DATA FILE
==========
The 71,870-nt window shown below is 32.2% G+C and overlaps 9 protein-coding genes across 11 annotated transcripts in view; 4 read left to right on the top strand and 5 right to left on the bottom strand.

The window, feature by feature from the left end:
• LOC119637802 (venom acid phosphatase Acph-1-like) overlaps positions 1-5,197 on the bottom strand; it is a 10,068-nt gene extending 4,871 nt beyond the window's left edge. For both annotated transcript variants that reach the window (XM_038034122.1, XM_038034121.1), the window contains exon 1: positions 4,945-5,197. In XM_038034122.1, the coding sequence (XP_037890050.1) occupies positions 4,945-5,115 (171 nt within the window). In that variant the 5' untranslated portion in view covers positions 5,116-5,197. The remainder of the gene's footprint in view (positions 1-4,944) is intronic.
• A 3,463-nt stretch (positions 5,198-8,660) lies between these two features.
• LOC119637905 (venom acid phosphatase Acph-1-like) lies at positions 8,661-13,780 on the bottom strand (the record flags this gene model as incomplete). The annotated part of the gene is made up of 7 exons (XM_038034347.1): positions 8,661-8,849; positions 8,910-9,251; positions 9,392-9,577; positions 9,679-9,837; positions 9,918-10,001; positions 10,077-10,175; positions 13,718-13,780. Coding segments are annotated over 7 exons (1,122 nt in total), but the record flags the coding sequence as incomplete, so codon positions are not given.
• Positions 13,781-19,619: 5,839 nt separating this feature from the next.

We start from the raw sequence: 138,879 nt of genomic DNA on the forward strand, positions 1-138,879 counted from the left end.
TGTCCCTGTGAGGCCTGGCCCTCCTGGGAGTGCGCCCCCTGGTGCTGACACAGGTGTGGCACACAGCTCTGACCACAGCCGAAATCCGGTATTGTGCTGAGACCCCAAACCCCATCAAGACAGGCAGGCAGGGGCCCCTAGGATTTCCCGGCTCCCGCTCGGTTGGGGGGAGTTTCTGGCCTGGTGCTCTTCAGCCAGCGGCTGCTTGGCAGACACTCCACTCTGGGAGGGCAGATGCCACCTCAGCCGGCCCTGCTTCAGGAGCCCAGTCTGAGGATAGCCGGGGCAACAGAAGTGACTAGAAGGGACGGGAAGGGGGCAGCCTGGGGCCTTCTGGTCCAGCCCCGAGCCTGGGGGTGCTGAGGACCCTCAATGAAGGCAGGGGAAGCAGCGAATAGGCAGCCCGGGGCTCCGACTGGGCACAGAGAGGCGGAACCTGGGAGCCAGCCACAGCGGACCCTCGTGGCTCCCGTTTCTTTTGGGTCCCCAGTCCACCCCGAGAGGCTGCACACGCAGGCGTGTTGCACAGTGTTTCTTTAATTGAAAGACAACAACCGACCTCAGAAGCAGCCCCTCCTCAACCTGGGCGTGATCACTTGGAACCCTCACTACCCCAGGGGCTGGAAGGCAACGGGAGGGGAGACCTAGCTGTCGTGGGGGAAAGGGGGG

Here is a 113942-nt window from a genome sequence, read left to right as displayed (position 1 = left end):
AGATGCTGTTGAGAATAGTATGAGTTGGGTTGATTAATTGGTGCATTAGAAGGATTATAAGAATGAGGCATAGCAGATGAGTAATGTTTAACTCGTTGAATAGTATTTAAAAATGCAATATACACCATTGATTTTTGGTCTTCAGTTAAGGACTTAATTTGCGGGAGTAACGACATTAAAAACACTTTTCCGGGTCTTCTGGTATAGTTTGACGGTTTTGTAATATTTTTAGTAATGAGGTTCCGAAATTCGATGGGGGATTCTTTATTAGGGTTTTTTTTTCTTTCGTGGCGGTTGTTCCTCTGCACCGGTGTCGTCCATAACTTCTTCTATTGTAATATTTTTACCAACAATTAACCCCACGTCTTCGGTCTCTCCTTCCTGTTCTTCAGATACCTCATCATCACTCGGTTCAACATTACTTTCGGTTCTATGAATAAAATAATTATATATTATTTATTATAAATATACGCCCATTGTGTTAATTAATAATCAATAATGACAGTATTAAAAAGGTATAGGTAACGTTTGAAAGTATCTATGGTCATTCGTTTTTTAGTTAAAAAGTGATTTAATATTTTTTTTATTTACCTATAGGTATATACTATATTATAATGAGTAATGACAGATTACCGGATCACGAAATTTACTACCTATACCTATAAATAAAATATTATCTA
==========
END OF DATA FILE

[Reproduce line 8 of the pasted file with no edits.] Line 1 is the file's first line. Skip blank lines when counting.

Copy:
TGTCCCTGTGAGGCCTGGCCCTCCTGGGAGTGCGCCCCCTGGTGCTGACACAGGTGTGGCACACAGCTCTGACCACAGCCGAAATCCGGTATTGTGCTGAGACCCCAAACCCCATCAAGACAGGCAGGCAGGGGCCCCTAGGATTTCCCGGCTCCCGCTCGGTTGGGGGGAGTTTCTGGCCTGGTGCTCTTCAGCCAGCGGCTGCTTGGCAGACACTCCACTCTGGGAGGGCAGATGCCACCTCAGCCGGCCCTGCTTCAGGAGCCCAGTCTGAGGATAGCCGGGGCAACAGAAGTGACTAGAAGGGACGGGAAGGGGGCAGCCTGGGGCCTTCTGGTCCAGCCCCGAGCCTGGGGGTGCTGAGGACCCTCAATGAAGGCAGGGGAAGCAGCGAATAGGCAGCCCGGGGCTCCGACTGGGCACAGAGAGGCGGAACCTGGGAGCCAGCCACAGCGGACCCTCGTGGCTCCCGTTTCTTTTGGGTCCCCAGTCCACCCCGAGAGGCTGCACACGCAGGCGTGTTGCACAGTGTTTCTTTAATTGAAAGACAACAACCGACCTCAGAAGCAGCCCCTCCTCAACCTGGGCGTGATCACTTGGAACCCTCACTACCCCAGGGGCTGGAAGGCAACGGGAGGGGAGACCTAGCTGTCGTGGGGGAAAGGGGGG